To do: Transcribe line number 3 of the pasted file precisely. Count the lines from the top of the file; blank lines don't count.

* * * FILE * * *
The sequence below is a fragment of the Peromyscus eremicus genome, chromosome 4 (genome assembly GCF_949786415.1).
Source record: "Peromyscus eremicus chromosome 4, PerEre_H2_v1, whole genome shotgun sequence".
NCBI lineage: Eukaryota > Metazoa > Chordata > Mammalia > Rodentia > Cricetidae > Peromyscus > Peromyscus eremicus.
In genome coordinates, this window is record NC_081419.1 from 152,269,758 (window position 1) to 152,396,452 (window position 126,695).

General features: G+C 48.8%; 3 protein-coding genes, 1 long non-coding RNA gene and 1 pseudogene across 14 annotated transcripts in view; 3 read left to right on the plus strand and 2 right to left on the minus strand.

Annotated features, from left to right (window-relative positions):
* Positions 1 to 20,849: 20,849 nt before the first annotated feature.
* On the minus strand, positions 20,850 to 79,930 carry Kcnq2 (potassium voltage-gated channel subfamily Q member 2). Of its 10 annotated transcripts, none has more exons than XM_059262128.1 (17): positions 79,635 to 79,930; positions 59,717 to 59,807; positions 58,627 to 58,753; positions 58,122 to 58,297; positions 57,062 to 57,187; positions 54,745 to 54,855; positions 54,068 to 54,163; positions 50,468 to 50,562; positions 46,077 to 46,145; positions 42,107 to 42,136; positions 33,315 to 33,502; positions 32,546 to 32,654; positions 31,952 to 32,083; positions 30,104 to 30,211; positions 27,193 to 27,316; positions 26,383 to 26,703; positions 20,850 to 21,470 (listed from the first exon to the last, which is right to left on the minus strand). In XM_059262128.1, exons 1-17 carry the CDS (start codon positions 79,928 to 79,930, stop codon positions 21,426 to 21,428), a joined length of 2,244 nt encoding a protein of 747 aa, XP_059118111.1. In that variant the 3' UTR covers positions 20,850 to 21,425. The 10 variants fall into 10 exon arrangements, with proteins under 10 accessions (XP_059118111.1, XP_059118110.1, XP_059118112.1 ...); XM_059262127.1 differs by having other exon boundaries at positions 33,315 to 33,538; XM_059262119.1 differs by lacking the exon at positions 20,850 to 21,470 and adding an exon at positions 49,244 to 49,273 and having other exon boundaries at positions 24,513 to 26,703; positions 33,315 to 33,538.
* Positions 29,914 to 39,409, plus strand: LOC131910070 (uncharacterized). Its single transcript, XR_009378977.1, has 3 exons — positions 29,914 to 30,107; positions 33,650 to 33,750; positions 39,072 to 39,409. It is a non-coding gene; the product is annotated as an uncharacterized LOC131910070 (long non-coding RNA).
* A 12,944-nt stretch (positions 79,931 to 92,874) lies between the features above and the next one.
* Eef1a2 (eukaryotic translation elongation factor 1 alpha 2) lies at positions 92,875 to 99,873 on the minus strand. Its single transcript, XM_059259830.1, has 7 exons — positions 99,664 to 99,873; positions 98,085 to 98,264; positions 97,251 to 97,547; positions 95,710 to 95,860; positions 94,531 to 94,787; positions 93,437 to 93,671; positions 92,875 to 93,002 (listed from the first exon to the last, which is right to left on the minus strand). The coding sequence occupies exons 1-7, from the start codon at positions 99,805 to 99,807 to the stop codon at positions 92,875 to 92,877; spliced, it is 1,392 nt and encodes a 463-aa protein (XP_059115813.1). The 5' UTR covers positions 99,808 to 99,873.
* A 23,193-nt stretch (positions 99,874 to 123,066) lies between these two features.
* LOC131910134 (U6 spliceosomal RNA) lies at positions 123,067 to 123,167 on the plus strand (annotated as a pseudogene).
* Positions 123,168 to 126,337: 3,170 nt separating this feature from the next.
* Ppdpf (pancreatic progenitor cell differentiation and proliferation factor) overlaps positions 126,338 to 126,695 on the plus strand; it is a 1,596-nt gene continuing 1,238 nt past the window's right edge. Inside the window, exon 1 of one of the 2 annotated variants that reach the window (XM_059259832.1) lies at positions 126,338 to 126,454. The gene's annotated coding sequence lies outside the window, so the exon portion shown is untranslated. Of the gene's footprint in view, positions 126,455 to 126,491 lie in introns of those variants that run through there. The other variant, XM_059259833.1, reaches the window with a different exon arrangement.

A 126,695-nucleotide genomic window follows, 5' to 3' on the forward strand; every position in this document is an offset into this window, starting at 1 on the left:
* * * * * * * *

NCBI lineage: Eukaryota > Metazoa > Chordata > Mammalia > Rodentia > Cricetidae > Peromyscus > Peromyscus eremicus.